Vaughn Clark rested on a cot set up Wednesday night at Lexington Park United Methodist Church, eyeing the homemade quilt and the warmth it would soon bring him. Without the quilt, the cot and the church, Clark would likely have been sleeping in the woods somewhere that night.
“I think it’s wonderful,” Clark said of the program that brought him to the church on a night when the temperature dipped below freezing. WARM, which stands for Wrapping Arms ‘Round Many, aims to provide shelter every night for 20 weeks during cold weather for single men and women who do not have a home to call their own.
About 40 churches and other organizations in St. Mary’s are continuing the four-year tradition of offering a warm meal and a bed during cold months.
“We’re having a really good season this year,” said Sara Martin, chair of the WARM program.
Twenty different churches take a week at a time to provide a dinner, a place to sleep and breakfast for up to two dozen homeless people November through March. Another 20 churches and other groups assist with cooking, helping to move the cots along with the homemade quilts and other bedding each week to a new location, or staying with the church guests overnight.
Martin, the administrator at Lexington Park United Methodist Church, said the many religious organizations working in the program are able to pull help from one another as needed. About 50 volunteers are needed per week to make the program successful, she said.
Some smaller congregations are able to provide help to the larger churches that actually host the overnight guests. Students from St. Mary’s College of Maryland as well as some civic groups also help out certain weeks, Martin said.
This week at Lexington Park United Methodist, there were young and old men and women, some newly homeless and others who fall into what social service workers call chronically homeless.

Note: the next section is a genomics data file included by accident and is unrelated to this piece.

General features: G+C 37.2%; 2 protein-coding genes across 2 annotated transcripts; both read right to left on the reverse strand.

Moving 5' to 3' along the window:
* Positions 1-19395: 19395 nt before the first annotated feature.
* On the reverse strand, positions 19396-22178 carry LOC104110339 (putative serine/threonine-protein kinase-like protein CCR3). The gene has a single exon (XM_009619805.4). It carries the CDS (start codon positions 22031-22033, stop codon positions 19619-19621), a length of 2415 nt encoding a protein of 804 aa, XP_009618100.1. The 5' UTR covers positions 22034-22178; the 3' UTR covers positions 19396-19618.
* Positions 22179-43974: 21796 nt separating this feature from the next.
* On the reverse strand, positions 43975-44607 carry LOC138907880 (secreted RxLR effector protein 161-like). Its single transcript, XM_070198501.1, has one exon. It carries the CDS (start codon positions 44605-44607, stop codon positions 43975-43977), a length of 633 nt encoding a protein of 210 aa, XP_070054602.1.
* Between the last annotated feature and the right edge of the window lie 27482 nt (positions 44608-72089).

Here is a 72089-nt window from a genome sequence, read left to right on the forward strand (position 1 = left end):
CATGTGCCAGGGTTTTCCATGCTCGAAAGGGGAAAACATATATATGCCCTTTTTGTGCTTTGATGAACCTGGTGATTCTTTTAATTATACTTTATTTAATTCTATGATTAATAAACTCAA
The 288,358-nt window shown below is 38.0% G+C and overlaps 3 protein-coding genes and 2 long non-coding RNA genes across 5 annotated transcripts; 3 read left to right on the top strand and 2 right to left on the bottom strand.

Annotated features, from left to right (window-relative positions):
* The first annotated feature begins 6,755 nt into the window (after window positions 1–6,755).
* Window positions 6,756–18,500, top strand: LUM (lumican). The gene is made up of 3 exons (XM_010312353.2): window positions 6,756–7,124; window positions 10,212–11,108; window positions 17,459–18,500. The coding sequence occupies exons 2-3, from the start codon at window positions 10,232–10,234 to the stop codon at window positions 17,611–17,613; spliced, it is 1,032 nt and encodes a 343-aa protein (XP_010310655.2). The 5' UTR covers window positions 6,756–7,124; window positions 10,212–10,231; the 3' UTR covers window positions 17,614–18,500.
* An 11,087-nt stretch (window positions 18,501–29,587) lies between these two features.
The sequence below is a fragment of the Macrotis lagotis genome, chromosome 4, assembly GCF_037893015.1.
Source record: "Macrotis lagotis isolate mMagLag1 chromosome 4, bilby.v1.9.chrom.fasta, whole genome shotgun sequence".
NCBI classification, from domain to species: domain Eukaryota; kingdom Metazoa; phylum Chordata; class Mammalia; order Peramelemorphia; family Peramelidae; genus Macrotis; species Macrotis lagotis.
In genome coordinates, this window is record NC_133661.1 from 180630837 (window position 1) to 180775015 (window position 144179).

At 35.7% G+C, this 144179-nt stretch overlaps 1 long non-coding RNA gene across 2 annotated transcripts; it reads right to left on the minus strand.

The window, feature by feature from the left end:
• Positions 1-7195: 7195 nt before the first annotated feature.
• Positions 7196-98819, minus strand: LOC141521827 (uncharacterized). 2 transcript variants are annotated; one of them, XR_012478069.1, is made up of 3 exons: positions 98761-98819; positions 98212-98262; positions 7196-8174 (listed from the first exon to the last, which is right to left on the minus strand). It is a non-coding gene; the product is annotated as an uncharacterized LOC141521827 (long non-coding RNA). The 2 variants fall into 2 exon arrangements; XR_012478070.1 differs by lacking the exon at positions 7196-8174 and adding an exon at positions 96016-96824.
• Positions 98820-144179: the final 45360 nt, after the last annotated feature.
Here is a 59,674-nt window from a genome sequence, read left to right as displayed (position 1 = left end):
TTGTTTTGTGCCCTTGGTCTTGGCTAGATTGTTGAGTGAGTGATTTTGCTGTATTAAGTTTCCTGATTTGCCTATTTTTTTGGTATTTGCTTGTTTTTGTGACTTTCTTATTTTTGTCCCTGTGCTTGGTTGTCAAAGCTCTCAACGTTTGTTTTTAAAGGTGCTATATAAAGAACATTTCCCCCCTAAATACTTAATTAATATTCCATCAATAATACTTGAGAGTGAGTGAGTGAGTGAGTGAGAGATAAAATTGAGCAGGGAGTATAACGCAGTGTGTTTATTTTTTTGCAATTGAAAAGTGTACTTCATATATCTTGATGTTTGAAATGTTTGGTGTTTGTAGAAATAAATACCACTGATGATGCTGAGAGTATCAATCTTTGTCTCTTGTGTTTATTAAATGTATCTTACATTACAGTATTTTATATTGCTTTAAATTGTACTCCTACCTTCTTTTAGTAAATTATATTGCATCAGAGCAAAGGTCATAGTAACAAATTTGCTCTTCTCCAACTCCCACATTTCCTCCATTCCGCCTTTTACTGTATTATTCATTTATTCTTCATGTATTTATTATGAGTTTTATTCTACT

Clark, 59, is in the latter category, living on the street or temporarily crashing with friends and family for at least the last two years, he said.
“That’s all you can do,” Clark said, adding that he is working toward getting financial help through disability programs.
Somebody told him about the WARM program two weeks ago, and he has been staying at churches since then. “Everybody’s full up,” the St. Mary’s County native said of his relatives’ and friends’ home. He said some teenagers wrecked a tent he used to sleep in some time back, destroying the last real shelter he had.
Jonathan Davis found himself without a home after his mother moved out of state last month. The 21-year-old said he is looking for a job, but without a car he is limited to walking the streets of Lexington Park. “I had nowhere else to go,” he said.
So for about the last 10 days, Davis has been meeting up with other homeless men and women and awaits the warm confines of whatever church happens to be hosting the program that night. He said once at the church, he mostly sticks to himself, reading books.
“When the temperature outside goes down, the WARM numbers go up,” said the Rev. Greg Syler of St. George’s Episcopal Church. The Valley Lee church hosted the program during Christmas week, but with extra support from many of the other religious organizations that are part of WARM.